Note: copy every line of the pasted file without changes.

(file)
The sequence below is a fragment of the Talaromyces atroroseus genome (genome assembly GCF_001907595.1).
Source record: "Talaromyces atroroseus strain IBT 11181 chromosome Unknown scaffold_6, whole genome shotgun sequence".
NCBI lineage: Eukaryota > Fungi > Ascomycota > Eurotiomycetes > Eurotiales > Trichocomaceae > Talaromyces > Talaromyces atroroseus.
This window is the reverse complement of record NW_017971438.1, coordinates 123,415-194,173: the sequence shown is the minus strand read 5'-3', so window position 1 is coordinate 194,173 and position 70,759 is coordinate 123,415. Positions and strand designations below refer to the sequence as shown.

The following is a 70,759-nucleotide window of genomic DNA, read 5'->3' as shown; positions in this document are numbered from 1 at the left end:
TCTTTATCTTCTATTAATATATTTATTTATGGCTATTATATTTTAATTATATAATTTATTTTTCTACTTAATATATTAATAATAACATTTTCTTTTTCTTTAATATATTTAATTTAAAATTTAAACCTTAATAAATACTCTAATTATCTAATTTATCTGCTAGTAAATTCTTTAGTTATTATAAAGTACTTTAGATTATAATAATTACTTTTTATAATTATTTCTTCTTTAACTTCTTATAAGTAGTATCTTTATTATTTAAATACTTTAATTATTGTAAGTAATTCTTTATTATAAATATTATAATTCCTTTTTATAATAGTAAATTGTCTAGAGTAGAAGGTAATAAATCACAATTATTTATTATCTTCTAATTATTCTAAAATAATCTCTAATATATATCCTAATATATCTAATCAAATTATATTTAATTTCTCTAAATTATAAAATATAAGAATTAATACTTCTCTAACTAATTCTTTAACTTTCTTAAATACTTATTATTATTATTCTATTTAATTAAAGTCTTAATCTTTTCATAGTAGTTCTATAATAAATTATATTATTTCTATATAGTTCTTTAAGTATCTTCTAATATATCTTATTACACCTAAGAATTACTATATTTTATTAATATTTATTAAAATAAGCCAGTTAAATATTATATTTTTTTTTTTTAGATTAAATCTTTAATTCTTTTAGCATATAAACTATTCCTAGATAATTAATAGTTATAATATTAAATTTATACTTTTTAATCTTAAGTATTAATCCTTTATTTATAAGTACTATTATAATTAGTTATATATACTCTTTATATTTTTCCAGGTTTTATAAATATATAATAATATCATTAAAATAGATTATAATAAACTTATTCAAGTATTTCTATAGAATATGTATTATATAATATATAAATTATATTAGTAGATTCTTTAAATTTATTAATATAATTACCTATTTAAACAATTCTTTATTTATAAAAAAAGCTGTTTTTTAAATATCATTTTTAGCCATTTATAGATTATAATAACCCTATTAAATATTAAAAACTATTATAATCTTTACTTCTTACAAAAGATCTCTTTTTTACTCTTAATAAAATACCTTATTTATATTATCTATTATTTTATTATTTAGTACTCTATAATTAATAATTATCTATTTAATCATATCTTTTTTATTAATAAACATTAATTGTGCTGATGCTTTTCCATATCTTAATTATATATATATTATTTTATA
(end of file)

The sequence below is a fragment of the Talaromyces atroroseus genome (genome assembly GCF_001907595.1).
Source record: "Talaromyces atroroseus strain IBT 11181 chromosome Unknown scaffold_6, whole genome shotgun sequence".
NCBI lineage: Eukaryota > Fungi > Ascomycota > Eurotiomycetes > Eurotiales > Trichocomaceae > Talaromyces > Talaromyces atroroseus.
This window is the reverse complement of record NW_017971438.1, coordinates 123,415-194,173: the sequence shown is the minus strand read 5'-3', so window position 1 is coordinate 194,173 and position 70,759 is coordinate 123,415. Positions and strand designations below refer to the sequence as shown.

The following is a 70,759-nucleotide window of genomic DNA, read 5'->3' as shown; positions in this document are numbered from 1 at the left end:
TCTTTATCTTCTATTAATATATTTATTTATGGCTATTATATTTTAATTATATAATTTATTTTTCTACTTAATATATTAATAATAACATTTTCTTTTTCTTTAATATATTTAATTTAAAATTTAAACCTTAATAAATACTCTAATTATCTAATTTATCTGCTAGTAAATTCTTTAGTTATTATAAAGTACTTTAGATTATAATAATTACTTTTTATAATTATTTCTTCTTTAACTTCTTATAAGTAGTATCTTTATTATTTAAATACTTTAATTATTGTAAGTAATTCTTTATTATAAATATTATAATTCCTTTTTATAATAGTAAATTGTCTAGAGTAGAAGGTAATAAATCACAATTATTTATTATCTTCTAATTATTCTAAAATAATCTCTAATATATATCCTAATATATCTAATCAAATTATATTTAATTTCTCTAAATTATAAAATATAAGAATTAATACTTCTCTAACTAATTCTTTAACTTTCTTAAATACTTATTATTATTATTCTATTTAATTAAAGTCTTAATCTTTTCATAGTAGTTCTATAATAAATTATATTATTTCTATATAGTTCTTTAAGTATCTTCTAATATATCTTATTACACCTAAGAATTACTATATTTTATTAATATTTATTAAAATAAGCCAGTTAAATATTATATTTTTTTTTTTTAGATTAAATCTTTAATTCTTTTAGCATATAAACTATTCCTAGATAATTAATAGTTATAATATTAAATTTATACTTTTTAATCTTAAGTATTAATCCTTTATTTATAAGTACTATTATAATTAGTTATATATACTCTTTATATTTTTCCAGGTTTTATAAATATATAATAATATCATTAAAATAGATTATAATAAACTTATTCAAGTATTTCTATAGAATATGTATTATATAATATATAAATTATATTAGTAGATTCTTTAAATTTATTAATATAATTACCTATTTAAACAATTCTTTATTTATAAAAAAAGCTGTTTTTTAAATATCATTTTTAGCCATTTATAGATTATAATAACCCTATTAAATATTAAAAACTATTATAATCTTTACTTCTTACAAAAGATCTCTTTTTTACTCTTAATAAAATACCTTATTTATATTATCTATTATTTTATTATTTAGTACTCTATAATTAATAATTATCTATTTAATCATATCTTTTTTATTAATAAACATTAATTGTGCTGATGCTTTTCCATATCTTAATTATATATATATTATTTTATA